Adobe has suffered a massive security breach, with cyber-attackers stealing information related to 2.9 million customers.
That stolen information includes customer names, encrypted credit- and debit-card numbers, and data related to customer orders. Adobe insists that the attackers didn’t abscond with any decrypted credit- or debit-card numbers, and plans on sending warning emails to customers whose information was somehow involved in the incident (that’s on top of forcing a password reset on affected accounts). Law enforcement is apparently assisting the company in the investigation.
“Adobe is also offering customers, whose credit or debit card information was involved, the option of enrolling in a one-year complimentary credit monitoring membership where available,” read a note on Adobe’s corporate blog. “We have notified the banks processing customer payments for Adobe, so that they can work with the payment card companies and card-issuing banks to help protect customers’ accounts.”
The attackers also gained illegal access to the source code of various Adobe platforms, including Adobe Acrobat, ColdFusion, and ColdFusion Builder. Adobe claims it’s not aware of any zero-day exploits present in that code, which an attacker could use to spark all sorts of havoc with Adobe customers. Brian Krebs, who runs the KrebsonSecurity blog, found a 40GB “trove” of Adobe source code parked on a server “used by the same cyber criminals believed to have hacked into major data aggregators earlier this year, including LexisNexis, Dun & Bradstreet and Kroll.” It’s assumed—although unconfirmed at this time—that the attackers targeting the source code were the same ones who siphoned Adobe’s customer information.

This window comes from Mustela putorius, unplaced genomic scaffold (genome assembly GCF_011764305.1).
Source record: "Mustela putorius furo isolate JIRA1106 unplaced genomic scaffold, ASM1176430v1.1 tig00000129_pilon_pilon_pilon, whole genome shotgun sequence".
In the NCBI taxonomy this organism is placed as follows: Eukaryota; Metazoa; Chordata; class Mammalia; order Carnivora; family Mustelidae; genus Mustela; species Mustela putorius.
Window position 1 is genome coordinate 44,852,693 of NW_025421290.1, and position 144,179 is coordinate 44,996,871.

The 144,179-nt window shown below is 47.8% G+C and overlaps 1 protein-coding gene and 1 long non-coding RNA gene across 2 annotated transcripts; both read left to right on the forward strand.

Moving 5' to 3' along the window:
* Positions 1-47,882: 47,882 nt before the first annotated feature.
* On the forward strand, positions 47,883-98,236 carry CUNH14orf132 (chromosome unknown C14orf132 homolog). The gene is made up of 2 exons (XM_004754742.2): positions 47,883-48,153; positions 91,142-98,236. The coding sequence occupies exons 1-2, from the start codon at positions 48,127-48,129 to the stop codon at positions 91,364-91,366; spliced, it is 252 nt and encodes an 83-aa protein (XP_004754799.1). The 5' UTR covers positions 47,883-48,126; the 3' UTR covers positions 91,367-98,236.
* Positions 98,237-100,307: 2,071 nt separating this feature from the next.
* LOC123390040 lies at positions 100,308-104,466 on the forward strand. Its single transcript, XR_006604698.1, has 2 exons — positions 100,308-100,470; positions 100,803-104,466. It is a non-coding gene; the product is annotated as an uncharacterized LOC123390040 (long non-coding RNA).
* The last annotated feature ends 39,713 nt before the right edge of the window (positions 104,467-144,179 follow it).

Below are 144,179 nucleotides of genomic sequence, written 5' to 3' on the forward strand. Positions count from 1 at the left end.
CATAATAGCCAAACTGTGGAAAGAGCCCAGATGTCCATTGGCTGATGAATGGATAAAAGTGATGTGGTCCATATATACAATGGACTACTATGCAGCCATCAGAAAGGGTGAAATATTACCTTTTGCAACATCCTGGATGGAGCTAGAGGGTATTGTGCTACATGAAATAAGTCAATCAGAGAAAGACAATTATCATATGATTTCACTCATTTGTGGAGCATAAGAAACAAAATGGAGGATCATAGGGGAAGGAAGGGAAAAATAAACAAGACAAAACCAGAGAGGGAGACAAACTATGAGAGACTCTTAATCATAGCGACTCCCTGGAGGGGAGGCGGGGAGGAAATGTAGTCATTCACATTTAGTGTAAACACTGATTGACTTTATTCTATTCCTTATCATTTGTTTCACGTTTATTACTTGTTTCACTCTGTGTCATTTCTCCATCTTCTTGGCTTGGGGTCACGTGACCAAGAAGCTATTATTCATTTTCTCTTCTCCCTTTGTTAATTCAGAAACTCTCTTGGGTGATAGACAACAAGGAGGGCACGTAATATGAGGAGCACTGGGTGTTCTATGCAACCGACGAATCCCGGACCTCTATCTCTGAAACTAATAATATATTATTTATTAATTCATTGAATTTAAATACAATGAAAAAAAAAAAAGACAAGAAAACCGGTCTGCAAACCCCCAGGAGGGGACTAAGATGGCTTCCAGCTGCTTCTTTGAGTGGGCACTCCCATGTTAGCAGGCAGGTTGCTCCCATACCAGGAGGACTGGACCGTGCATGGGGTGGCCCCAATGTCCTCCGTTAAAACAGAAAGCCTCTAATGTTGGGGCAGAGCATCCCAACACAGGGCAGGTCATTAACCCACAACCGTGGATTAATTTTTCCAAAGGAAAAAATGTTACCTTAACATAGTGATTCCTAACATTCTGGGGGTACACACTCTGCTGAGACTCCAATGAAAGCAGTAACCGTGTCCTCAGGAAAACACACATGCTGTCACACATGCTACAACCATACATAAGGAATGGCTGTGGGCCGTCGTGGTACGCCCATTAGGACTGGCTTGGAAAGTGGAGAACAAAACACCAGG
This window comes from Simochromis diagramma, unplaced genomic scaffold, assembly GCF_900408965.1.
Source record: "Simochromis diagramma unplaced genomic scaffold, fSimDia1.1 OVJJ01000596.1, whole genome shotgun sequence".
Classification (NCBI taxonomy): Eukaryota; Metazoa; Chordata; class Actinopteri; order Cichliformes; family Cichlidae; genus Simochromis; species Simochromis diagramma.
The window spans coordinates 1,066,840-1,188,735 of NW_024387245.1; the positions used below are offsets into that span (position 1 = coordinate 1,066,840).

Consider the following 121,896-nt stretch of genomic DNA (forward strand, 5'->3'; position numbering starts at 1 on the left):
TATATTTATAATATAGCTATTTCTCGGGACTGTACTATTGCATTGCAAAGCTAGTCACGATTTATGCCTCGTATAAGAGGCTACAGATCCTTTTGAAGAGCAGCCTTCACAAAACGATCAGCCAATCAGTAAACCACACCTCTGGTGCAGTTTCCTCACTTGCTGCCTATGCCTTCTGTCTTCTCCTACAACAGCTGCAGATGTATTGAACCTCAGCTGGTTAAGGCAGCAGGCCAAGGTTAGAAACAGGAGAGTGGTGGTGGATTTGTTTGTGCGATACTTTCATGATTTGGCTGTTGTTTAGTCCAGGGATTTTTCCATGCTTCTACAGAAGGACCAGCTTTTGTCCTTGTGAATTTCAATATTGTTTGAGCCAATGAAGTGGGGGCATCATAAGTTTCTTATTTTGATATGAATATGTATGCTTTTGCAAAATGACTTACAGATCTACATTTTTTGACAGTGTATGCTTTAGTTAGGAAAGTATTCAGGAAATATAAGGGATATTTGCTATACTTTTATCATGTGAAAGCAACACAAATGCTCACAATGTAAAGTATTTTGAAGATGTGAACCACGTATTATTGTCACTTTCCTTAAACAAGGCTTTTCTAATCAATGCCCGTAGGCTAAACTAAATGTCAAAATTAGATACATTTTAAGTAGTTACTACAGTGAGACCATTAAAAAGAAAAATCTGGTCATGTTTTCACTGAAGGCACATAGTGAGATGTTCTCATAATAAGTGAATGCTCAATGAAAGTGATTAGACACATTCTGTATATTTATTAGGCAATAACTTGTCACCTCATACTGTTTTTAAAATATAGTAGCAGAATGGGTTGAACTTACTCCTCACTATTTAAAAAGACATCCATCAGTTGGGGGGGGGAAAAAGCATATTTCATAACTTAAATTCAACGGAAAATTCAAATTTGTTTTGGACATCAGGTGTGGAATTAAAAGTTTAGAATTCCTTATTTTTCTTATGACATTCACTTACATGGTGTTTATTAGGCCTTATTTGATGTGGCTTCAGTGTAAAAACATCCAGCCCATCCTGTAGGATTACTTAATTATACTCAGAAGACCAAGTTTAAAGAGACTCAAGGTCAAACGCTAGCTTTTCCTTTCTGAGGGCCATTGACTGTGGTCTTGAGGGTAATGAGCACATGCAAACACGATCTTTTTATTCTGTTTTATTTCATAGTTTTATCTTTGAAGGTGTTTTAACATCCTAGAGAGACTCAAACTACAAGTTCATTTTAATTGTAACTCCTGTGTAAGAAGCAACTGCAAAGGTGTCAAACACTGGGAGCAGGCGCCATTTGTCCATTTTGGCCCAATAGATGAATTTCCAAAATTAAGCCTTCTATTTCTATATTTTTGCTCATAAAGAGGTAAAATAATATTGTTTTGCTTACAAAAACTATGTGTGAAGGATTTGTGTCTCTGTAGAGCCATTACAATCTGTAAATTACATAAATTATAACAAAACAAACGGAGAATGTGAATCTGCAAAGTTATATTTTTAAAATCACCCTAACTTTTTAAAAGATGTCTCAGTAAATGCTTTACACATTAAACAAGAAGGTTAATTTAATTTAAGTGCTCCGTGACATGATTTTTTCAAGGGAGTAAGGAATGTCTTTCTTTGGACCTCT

Krebs hinted that Adobe is still trying to figure out the extent of the attackers’ access, and that some of the stolen code may have belonged to unreleased Adobe components. The attackers may have used a vulnerability in an outdated version of ColdFusion to access Adobe’s networks, although the company hasn’t yet released a full postmortem on the attack.
Earlier this year, Adobe began focusing the bulk of its software-development efforts on its Creative Cloud offering, as the company sought to profit from the tech industry’s general movement toward the cloud. In an interview with Mashable, Adobe CEO Shantanu Narayen discussed some of the ways his company would benefit from migrating to Creative Cloud’s SaaS model: better piracy controls, less money spent on product packaging (and shipping, presumably), and speedier upgrade cycles. “Companies that wish to thrive in this next tech era need to embrace or perish,” he told the publication. “We’re not only embracing, we’re leading.”
It remains to be seen whether Adobe’s massive security breach hinders its attempts to get more customers to join its cloud.
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